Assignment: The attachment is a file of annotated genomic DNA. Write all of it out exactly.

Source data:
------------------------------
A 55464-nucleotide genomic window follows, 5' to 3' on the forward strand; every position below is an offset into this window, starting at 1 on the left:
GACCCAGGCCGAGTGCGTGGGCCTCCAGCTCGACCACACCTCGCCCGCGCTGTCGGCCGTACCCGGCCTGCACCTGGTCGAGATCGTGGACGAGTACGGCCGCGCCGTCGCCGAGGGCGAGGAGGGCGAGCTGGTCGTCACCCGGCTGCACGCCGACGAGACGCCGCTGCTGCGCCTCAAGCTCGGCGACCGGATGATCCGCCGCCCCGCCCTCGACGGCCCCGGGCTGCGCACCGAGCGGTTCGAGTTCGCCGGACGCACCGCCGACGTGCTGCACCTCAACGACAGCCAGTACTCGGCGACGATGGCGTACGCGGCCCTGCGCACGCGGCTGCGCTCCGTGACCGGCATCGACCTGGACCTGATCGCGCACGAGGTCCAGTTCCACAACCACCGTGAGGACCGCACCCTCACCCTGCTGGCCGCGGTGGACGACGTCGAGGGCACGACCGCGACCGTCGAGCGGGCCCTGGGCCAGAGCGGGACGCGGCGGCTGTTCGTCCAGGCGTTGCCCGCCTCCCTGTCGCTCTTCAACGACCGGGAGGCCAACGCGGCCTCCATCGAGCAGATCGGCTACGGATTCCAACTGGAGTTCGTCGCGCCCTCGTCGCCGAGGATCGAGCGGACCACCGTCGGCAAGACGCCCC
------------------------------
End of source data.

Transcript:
A 55464-nucleotide genomic window follows, 5' to 3' on the forward strand; every position below is an offset into this window, starting at 1 on the left:
GACCCAGGCCGAGTGCGTGGGCCTCCAGCTCGACCACACCTCGCCCGCGCTGTCGGCCGTACCCGGCCTGCACCTGGTCGAGATCGTGGACGAGTACGGCCGCGCCGTCGCCGAGGGCGAGGAGGGCGAGCTGGTCGTCACCCGGCTGCACGCCGACGAGACGCCGCTGCTGCGCCTCAAGCTCGGCGACCGGATGATCCGCCGCCCCGCCCTCGACGGCCCCGGGCTGCGCACCGAGCGGTTCGAGTTCGCCGGACGCACCGCCGACGTGCTGCACCTCAACGACAGCCAGTACTCGGCGACGATGGCGTACGCGGCCCTGCGCACGCGGCTGCGCTCCGTGACCGGCATCGACCTGGACCTGATCGCGCACGAGGTCCAGTTCCACAACCACCGTGAGGACCGCACCCTCACCCTGCTGGCCGCGGTGGACGACGTCGAGGGCACGACCGCGACCGTCGAGCGGGCCCTGGGCCAGAGCGGGACGCGGCGGCTGTTCGTCCAGGCGTTGCCCGCCTCCCTGTCGCTCTTCAACGACCGGGAGGCCAACGCGGCCTCCATCGAGCAGATCGGCTACGGATTCCAACTGGAGTTCGTCGCGCCCTCGTCGCCGAGGATCGAGCGGACCACCGTCGGCAAGACGCCCC